Understanding the mechanisms associated with the induction and preservation of immunological memory is needed for the comprehension of how the immune system controls viral infections, how viral infections alter immune system function, and how effective, long-lasting vaccines can best be designed. Our studies with viruses in murine systems have shown that CD8 T cell memory is normally stable, but that this stability is disrupted by other pathogens, whose infections contribute to a loss in memory. Superimposed on this process is the degeneracy of T cell recognition, which allows T cells to often cross-react between unrelated viruses, thereby resulting in an enrichment in cross-reactive T cells in the memory pool. Memory T cells laid down as a consequence of one infection can influence protective immunity and immunopathology associated with a second infection with an unrelated virus, and we have referred to this phenomenon as T cell-dependent heterologous immunity and immunopathology. We have defined new model systems and assembled suitable reagents and molecular techniques to perform an in depth characterization of the evolution of cross-reactive and non-cross-reactive CD8 T cell responses during a series of viral infections and to make unique insights into the life, death, and affinity maturation of CD8 T cell populations in general. This proposal uses several viruses but focuses on lymphocytic choriomenigitis (LCMV) and Pichinde (PV) viruses, Old World and New World arenaviruses whose T cell responses are very well-defined, and on the poxvirus vaccinia (VV), which is used as a vaccine for small pox and as a recombinant vaccine and vector for many other antigens. We propose to explore the evolution of CD8 T cell responses in work supporting the following specific aims:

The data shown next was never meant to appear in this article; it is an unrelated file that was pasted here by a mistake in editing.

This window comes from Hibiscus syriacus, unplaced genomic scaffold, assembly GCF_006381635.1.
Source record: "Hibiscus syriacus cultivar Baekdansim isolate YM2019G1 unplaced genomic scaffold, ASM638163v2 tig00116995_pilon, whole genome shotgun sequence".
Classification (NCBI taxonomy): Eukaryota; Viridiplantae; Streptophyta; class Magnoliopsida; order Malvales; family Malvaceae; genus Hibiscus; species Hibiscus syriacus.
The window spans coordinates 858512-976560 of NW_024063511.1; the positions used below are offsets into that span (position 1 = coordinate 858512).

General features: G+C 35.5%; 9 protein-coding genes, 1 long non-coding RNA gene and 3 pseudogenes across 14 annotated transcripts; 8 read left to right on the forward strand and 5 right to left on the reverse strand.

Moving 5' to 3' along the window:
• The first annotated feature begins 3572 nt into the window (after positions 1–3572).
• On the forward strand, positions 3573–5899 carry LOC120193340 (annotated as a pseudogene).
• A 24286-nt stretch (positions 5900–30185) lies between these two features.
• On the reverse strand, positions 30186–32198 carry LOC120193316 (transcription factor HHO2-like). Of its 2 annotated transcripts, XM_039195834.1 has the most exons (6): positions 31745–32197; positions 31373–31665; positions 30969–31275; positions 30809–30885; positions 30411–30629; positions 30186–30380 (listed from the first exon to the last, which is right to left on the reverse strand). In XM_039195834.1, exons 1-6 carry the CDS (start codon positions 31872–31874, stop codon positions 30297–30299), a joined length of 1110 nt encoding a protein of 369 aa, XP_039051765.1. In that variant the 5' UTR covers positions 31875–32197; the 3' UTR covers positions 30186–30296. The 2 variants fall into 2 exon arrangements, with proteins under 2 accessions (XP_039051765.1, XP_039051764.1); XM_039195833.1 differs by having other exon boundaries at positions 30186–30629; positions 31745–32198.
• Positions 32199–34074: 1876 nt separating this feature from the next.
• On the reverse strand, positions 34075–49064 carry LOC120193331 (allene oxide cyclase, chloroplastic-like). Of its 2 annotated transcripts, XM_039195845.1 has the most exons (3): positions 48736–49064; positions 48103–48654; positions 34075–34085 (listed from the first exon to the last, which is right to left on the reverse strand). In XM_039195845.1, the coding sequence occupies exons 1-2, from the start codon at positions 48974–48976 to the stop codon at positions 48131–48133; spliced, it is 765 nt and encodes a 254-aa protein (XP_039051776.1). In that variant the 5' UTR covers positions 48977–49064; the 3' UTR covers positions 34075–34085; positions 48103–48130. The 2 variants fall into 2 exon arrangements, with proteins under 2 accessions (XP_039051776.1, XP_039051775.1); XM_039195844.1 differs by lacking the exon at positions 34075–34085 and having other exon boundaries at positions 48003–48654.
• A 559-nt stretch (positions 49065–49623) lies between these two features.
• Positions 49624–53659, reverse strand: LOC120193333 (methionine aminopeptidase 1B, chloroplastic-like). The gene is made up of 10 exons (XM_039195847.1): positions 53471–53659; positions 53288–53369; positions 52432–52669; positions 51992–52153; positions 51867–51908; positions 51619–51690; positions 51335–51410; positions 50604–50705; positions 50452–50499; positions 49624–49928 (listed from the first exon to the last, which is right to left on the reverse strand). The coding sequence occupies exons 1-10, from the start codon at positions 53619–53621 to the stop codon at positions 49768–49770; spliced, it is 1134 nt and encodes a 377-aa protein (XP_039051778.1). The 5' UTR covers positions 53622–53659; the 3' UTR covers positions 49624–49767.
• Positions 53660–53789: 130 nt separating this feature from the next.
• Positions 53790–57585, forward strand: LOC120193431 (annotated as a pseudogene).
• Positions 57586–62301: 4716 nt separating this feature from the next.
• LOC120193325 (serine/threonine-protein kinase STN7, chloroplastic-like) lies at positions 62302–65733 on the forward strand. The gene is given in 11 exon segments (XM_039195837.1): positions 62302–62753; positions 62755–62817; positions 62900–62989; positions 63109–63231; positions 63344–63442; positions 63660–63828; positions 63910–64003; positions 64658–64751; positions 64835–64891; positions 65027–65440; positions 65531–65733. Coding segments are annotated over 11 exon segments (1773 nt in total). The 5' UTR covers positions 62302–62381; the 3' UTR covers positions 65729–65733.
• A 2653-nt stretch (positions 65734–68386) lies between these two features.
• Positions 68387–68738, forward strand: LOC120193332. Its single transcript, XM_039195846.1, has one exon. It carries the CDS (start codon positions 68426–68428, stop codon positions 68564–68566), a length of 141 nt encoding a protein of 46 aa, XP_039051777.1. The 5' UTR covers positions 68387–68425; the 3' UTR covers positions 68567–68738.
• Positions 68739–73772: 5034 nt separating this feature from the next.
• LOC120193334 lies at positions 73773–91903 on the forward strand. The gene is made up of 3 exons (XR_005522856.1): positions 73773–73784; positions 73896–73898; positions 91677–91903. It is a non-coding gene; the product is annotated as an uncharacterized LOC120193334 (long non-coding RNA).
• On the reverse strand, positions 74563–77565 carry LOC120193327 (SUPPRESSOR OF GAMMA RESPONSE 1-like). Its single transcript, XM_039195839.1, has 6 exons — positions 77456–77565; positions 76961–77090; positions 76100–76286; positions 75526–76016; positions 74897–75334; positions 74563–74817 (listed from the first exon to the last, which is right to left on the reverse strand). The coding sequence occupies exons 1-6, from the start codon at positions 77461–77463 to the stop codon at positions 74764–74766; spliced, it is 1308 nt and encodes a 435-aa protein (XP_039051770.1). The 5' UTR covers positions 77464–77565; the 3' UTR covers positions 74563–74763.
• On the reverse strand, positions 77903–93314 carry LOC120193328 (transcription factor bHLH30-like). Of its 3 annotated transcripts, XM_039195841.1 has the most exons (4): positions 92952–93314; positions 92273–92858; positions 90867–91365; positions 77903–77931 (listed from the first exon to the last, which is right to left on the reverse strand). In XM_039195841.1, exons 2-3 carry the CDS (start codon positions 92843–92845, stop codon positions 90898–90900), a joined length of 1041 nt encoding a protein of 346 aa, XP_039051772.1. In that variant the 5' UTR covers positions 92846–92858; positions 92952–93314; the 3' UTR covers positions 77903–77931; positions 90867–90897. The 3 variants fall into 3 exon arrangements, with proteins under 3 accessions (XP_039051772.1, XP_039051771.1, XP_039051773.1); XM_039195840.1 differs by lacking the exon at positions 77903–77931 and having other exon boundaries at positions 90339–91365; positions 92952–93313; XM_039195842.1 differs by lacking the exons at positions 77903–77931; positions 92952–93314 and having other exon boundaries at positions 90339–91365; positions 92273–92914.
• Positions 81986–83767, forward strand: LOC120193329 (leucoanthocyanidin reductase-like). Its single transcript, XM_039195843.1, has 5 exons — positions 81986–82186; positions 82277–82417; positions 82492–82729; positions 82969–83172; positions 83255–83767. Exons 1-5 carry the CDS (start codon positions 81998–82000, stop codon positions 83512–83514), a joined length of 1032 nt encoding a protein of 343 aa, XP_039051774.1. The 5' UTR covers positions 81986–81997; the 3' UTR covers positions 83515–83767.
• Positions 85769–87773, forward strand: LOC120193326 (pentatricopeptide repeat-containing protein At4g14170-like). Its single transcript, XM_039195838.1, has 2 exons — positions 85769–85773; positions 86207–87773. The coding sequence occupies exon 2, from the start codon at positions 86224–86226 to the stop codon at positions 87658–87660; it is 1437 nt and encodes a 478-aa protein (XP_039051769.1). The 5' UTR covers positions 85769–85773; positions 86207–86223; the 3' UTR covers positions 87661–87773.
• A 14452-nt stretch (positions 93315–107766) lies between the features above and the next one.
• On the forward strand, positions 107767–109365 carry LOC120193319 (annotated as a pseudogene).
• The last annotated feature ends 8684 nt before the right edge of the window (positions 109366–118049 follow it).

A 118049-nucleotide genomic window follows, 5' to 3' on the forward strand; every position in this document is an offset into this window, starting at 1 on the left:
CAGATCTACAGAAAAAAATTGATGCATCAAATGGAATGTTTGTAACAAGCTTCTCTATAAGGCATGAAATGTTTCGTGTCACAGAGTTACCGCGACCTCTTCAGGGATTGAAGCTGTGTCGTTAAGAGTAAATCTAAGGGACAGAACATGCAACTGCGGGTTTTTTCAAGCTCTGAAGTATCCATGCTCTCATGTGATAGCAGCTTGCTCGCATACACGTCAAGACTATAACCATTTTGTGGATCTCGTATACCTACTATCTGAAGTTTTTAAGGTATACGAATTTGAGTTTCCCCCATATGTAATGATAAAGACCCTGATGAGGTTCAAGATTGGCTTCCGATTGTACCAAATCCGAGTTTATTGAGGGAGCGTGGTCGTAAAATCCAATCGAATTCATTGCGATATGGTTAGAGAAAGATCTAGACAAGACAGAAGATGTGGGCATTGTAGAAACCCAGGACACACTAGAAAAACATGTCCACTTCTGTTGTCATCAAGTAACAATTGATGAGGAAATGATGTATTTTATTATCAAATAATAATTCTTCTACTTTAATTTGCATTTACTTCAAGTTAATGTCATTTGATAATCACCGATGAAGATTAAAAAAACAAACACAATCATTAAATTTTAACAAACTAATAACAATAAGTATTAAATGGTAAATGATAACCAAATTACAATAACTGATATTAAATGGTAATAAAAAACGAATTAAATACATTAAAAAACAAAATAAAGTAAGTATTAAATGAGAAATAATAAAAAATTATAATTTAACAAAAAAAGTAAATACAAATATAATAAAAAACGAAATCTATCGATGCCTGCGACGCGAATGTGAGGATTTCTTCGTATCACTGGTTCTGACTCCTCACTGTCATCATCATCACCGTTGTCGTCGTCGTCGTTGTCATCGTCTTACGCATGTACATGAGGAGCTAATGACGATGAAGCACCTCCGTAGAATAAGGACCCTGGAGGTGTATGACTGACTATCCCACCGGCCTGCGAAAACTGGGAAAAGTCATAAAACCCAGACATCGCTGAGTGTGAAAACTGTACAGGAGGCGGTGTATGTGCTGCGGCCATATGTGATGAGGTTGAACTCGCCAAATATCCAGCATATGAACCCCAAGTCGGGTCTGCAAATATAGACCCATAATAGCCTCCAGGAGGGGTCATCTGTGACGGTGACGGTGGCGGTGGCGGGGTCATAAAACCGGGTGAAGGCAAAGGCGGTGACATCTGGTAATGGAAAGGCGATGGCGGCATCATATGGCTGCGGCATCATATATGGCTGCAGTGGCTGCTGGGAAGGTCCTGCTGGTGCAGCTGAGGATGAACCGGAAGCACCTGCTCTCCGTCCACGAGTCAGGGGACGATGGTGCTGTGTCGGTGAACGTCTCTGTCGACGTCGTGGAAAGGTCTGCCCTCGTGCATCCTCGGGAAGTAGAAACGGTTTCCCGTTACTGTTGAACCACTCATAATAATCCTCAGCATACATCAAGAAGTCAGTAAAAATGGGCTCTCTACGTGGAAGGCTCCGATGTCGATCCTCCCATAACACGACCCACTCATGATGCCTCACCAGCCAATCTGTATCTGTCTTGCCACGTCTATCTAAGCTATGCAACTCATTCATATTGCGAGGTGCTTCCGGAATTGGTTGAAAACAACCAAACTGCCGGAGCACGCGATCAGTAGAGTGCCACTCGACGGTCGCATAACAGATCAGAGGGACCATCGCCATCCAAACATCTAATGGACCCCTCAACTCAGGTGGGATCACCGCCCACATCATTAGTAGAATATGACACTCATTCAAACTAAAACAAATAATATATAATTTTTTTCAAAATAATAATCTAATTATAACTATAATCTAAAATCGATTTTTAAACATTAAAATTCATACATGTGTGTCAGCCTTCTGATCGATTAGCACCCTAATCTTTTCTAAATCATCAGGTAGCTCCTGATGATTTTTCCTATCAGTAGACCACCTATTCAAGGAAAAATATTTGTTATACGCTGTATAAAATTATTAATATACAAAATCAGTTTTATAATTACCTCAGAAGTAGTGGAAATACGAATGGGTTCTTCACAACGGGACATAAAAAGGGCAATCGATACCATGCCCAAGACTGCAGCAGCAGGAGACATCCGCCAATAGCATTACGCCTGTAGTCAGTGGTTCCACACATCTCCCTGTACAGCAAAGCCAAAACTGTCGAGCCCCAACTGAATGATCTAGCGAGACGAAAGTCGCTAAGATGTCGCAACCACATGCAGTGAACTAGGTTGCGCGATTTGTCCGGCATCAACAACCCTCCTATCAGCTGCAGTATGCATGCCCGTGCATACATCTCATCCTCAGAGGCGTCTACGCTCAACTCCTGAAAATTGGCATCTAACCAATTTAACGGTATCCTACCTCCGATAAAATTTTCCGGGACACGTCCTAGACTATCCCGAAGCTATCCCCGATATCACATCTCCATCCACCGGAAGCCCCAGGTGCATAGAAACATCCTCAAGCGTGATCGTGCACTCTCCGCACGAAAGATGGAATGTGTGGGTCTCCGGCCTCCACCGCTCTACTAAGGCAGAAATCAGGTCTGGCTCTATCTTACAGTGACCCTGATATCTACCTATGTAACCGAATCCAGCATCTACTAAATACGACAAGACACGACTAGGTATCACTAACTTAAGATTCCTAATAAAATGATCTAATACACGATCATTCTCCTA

SPECIFIC AIM #1. To determine how the T cell repertoire evolves during sequential infections with acute and persistent viruses encoding cross-reactive epitopes.
SPECIFIC AIM #2. To determine which T cell functions occur in the absence of foreign antigen signaling.
SPECIFIC AIM #3. To resolve the complex patterns of memory T cell proliferation induced by VV-infection of LCMV-immune mice, as a model for heterologous immunity.
SPECIFIC AIM #4. To determine the basis for the deficiency of virus-specific T cells in the homeostatic reconstitution of lymphopenic environments.

National Institute of Health (NIH)
National Institute of Arthritis and Musculoskeletal and Skin Diseases (NIAMS)
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Experimental Virology Study Section (EVR)
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Gretz, Elizabeth
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University of Massachusetts Medical School Worcester
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